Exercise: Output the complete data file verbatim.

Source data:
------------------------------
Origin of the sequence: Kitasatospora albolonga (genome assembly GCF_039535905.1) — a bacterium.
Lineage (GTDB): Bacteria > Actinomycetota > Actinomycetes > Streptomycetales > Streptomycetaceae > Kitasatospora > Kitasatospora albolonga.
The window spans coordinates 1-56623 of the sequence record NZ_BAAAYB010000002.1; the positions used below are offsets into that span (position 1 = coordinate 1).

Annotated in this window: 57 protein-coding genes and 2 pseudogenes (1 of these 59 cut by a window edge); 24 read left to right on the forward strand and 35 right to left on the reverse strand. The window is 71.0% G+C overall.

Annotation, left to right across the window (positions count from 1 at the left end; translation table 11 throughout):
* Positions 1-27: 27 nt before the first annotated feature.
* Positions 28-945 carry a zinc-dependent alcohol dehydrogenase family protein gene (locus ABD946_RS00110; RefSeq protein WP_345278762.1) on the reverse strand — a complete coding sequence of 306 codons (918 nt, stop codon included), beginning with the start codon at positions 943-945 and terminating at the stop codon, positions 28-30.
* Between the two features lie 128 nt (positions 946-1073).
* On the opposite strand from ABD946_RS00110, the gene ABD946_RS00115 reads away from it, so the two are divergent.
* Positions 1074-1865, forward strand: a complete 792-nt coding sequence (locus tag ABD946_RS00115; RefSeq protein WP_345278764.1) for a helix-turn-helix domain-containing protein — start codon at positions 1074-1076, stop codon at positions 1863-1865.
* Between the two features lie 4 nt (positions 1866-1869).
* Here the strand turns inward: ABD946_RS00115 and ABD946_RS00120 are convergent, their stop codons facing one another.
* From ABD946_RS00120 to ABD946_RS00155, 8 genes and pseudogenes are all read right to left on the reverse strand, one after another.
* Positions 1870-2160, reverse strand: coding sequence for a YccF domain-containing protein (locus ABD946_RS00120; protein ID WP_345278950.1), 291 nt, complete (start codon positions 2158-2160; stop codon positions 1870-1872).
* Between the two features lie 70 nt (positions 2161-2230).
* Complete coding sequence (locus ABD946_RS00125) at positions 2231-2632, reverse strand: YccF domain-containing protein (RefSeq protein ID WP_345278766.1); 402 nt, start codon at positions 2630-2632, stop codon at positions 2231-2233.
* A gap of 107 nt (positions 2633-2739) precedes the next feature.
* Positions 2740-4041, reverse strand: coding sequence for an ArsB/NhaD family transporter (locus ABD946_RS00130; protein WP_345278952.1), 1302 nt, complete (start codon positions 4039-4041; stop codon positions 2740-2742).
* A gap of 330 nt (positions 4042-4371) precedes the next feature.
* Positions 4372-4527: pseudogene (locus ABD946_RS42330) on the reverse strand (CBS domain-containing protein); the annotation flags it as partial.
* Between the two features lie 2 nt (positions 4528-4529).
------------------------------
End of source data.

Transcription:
Origin of the sequence: Kitasatospora albolonga (genome assembly GCF_039535905.1) — a bacterium.
Lineage (GTDB): Bacteria > Actinomycetota > Actinomycetes > Streptomycetales > Streptomycetaceae > Kitasatospora > Kitasatospora albolonga.
The window spans coordinates 1-56623 of the sequence record NZ_BAAAYB010000002.1; the positions used below are offsets into that span (position 1 = coordinate 1).

Annotated in this window: 57 protein-coding genes and 2 pseudogenes (1 of these 59 cut by a window edge); 24 read left to right on the forward strand and 35 right to left on the reverse strand. The window is 71.0% G+C overall.

Annotation, left to right across the window (positions count from 1 at the left end; translation table 11 throughout):
* Positions 1-27: 27 nt before the first annotated feature.
* Positions 28-945 carry a zinc-dependent alcohol dehydrogenase family protein gene (locus ABD946_RS00110; RefSeq protein WP_345278762.1) on the reverse strand — a complete coding sequence of 306 codons (918 nt, stop codon included), beginning with the start codon at positions 943-945 and terminating at the stop codon, positions 28-30.
* Between the two features lie 128 nt (positions 946-1073).
* On the opposite strand from ABD946_RS00110, the gene ABD946_RS00115 reads away from it, so the two are divergent.
* Positions 1074-1865, forward strand: a complete 792-nt coding sequence (locus tag ABD946_RS00115; RefSeq protein WP_345278764.1) for a helix-turn-helix domain-containing protein — start codon at positions 1074-1076, stop codon at positions 1863-1865.
* Between the two features lie 4 nt (positions 1866-1869).
* Here the strand turns inward: ABD946_RS00115 and ABD946_RS00120 are convergent, their stop codons facing one another.
* From ABD946_RS00120 to ABD946_RS00155, 8 genes and pseudogenes are all read right to left on the reverse strand, one after another.
* Positions 1870-2160, reverse strand: coding sequence for a YccF domain-containing protein (locus ABD946_RS00120; protein ID WP_345278950.1), 291 nt, complete (start codon positions 2158-2160; stop codon positions 1870-1872).
* Between the two features lie 70 nt (positions 2161-2230).
* Complete coding sequence (locus ABD946_RS00125) at positions 2231-2632, reverse strand: YccF domain-containing protein (RefSeq protein ID WP_345278766.1); 402 nt, start codon at positions 2630-2632, stop codon at positions 2231-2233.
* A gap of 107 nt (positions 2633-2739) precedes the next feature.
* Positions 2740-4041, reverse strand: coding sequence for an ArsB/NhaD family transporter (locus ABD946_RS00130; protein WP_345278952.1), 1302 nt, complete (start codon positions 4039-4041; stop codon positions 2740-2742).
* A gap of 330 nt (positions 4042-4371) precedes the next feature.
* Positions 4372-4527: pseudogene (locus ABD946_RS42330) on the reverse strand (CBS domain-containing protein); the annotation flags it as partial.
* Between the two features lie 2 nt (positions 4528-4529).